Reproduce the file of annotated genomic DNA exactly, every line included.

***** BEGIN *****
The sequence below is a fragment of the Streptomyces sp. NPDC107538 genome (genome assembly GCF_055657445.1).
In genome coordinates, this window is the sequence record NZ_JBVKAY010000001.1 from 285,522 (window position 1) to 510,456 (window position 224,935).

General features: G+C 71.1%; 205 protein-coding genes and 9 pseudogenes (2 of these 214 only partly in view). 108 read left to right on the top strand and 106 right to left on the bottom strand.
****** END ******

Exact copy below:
The sequence below is a fragment of the Streptomyces sp. NPDC107538 genome (genome assembly GCF_055657445.1).
In genome coordinates, this window is the sequence record NZ_JBVKAY010000001.1 from 285,522 (window position 1) to 510,456 (window position 224,935).

General features: G+C 71.1%; 205 protein-coding genes and 9 pseudogenes (2 of these 214 only partly in view). 108 read left to right on the top strand and 106 right to left on the bottom strand.